Welfare Reporting Procedures
Our Club Welfare Officer:
Please contact Melinda as soon as possible after concerns have been either witnessed by or reported to you.
Please see the full information guide on Reporting Procedures using this link.
Some guidance is here below:
There are a number of reasons a person might need to report a concern:
- in response to something a young person has said
- in response to signs or suspicions of abuse
- in response to allegations made against a member of staff or a volunteer
- in response to allegations made about a parent, carer or someone not working within the sport
- in response to bullying
- in response to a breach of the code of ethics adn behaviour
- observation of inappropriate behaviour
- in response to anything which makes a young person uncomfortable based on inappropriate behaviour of an adult or changes in behaviour of a young person
- in response to behaviour being contrary to England Hockey's Safe D policies and procedures.
It is important to note that even if an incident occurs outside the hockey environment, it should still be reported to England Hockey if the adult or young person concerned is involved in hockey. This is in accordance with standard practice in sport.
- stay calm
- reassure the person reporting their concerns that they have done the right thing in telling you
- keep an open mind
- listen carefully to what is said and take them seriously
- find an appropriate early opportunity to explain that it is likely that the information will need to be shared with the CWO (do not promise to keep secrets)
- ask questions for clarification only, and at all times avoid asking questions that suggest a particular answer. To help you to do this, try to ask questions starting with what, how, where, when, who
- tell them what you will do next and with whom the information will be shared
report the incident to the your Club Welfare Officer or England Hockey Lead Child Welfare Officer
- record in writing what was said using the young person's own words as soon as possible, using the England Hockey Safeguarding referral form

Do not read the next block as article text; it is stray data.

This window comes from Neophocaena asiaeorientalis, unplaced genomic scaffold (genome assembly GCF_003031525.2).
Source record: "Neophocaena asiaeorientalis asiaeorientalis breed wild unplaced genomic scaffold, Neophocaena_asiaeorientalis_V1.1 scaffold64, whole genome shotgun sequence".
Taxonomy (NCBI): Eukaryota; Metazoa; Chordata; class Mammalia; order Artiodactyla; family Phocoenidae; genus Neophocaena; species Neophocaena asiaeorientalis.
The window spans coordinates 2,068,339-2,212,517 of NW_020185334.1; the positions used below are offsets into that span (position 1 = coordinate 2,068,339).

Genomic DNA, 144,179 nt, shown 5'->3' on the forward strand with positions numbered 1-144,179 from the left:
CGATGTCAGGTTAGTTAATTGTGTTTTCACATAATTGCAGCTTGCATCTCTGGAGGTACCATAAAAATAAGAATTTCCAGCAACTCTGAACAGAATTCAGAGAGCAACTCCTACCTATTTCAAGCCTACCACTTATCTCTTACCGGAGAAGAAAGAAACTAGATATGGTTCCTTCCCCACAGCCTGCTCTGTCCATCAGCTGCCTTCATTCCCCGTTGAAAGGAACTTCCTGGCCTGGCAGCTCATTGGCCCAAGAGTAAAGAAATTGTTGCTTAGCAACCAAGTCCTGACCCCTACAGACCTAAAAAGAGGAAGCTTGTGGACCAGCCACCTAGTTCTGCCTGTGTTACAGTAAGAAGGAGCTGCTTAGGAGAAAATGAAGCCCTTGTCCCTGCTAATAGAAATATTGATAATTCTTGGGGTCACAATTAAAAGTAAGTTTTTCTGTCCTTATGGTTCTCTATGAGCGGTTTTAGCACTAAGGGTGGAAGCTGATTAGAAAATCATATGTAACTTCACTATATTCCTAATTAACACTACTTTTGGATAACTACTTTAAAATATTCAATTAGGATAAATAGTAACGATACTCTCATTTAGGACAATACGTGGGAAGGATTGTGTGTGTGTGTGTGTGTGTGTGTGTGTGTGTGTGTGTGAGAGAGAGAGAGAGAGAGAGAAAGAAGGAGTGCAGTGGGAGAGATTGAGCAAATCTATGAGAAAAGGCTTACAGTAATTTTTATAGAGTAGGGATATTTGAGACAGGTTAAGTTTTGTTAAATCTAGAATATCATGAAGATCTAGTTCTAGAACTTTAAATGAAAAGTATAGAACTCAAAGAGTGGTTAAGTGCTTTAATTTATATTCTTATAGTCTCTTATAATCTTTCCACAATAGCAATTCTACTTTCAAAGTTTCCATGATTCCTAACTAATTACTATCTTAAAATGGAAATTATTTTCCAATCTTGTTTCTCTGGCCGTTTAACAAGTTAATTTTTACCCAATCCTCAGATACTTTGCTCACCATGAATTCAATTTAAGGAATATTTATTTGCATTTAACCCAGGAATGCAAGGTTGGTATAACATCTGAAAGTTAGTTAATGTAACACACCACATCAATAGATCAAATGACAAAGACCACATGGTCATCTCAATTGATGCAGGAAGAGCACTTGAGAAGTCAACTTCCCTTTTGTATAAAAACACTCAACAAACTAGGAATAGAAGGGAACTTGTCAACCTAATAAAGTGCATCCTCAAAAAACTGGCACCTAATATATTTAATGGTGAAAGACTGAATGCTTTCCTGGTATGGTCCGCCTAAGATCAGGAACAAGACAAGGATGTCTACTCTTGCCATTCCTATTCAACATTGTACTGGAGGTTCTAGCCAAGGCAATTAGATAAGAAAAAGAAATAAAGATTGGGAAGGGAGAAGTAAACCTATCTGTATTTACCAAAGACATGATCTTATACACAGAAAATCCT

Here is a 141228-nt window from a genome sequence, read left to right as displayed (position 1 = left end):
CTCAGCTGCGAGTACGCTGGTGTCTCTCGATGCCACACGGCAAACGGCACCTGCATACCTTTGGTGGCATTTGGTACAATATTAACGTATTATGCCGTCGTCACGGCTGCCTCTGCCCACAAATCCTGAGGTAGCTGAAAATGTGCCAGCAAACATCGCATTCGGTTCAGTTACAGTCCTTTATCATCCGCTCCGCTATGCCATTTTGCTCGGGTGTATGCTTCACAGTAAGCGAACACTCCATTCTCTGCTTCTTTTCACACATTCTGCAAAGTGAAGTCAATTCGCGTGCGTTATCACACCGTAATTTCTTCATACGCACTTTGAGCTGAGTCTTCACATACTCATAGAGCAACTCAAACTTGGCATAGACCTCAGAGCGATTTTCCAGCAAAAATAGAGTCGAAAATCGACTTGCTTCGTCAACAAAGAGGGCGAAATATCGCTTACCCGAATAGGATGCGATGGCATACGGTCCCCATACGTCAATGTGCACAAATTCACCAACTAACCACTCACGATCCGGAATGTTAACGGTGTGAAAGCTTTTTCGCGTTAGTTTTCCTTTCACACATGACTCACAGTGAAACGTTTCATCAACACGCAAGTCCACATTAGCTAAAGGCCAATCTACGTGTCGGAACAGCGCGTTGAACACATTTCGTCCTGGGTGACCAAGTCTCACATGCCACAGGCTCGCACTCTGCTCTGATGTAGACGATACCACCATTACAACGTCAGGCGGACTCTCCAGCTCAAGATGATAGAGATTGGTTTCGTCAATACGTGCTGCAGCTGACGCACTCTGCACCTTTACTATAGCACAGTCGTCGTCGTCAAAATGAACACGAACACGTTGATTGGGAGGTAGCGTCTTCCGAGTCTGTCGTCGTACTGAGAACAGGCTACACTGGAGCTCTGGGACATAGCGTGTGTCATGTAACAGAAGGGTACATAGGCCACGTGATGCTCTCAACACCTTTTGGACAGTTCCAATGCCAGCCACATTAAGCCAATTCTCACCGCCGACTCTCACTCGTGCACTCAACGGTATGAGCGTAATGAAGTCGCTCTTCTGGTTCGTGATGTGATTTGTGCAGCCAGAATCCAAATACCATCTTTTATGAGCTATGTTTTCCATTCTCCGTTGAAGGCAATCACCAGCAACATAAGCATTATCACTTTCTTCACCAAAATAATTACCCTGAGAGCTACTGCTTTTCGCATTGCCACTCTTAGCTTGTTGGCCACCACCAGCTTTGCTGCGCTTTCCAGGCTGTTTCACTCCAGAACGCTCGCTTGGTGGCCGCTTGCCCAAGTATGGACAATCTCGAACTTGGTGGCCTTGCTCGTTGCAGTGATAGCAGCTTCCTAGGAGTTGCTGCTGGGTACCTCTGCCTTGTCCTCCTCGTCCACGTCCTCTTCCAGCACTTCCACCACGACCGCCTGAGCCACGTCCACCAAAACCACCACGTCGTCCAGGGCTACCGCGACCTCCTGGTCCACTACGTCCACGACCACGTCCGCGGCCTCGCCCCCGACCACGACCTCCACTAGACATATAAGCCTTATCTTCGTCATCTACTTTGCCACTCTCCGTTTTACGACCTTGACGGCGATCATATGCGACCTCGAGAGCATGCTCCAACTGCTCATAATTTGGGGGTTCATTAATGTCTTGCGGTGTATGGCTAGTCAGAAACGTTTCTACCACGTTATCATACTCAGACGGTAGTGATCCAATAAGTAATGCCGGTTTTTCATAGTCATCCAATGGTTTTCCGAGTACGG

- make promises you cannot keep
- make a young person repeat the information unnecessarily
- delay in reporting to your Welfare Officer or England Hockey Lead Child Welfare Officer
- make assumptions
- approach the alleged abuser
- take sole responsibility
It is acknowledged that taking appropriate action is never easy. The discovery that a member of a club or colleague may be acting inappropriately, bullying or abusing a child, will raise concerns and emotional feelings both for the person receiving the concern, and amongst other colleagues.
These emotions may evolve around feelings of:
- doubt: Is it true?
- guilt: Should I have known?
- did I miss something?
- did I have any suspicions?
- should I have said something?
- fear: Will others or I be suspected?
- what actions should be taken?
- confusion: What will happen?
- what will be the effect?
- concerns: What can I do to support all those people who may need support?
- how will it affect further relationships or contact with children?
- are there systems in place to expose future situations?
These are natural responses, but remember that the safety and welfare of young people is paramount.
- it is not the club's responsibility to decide if a child is being abused or poor practice has occurred
- any concerns or allegations will be managed by England Hockey, with the club's cooperation and assistance
- it is your responsibility to report your concerns, not act on them;
speak to your Club Welfare Officer or England Hockey Lead Child Welfare Officer who will:
- support you
- listen to you
- take all concerns seriously
- believe you
- act immediately within hockey's policies, procedures and systems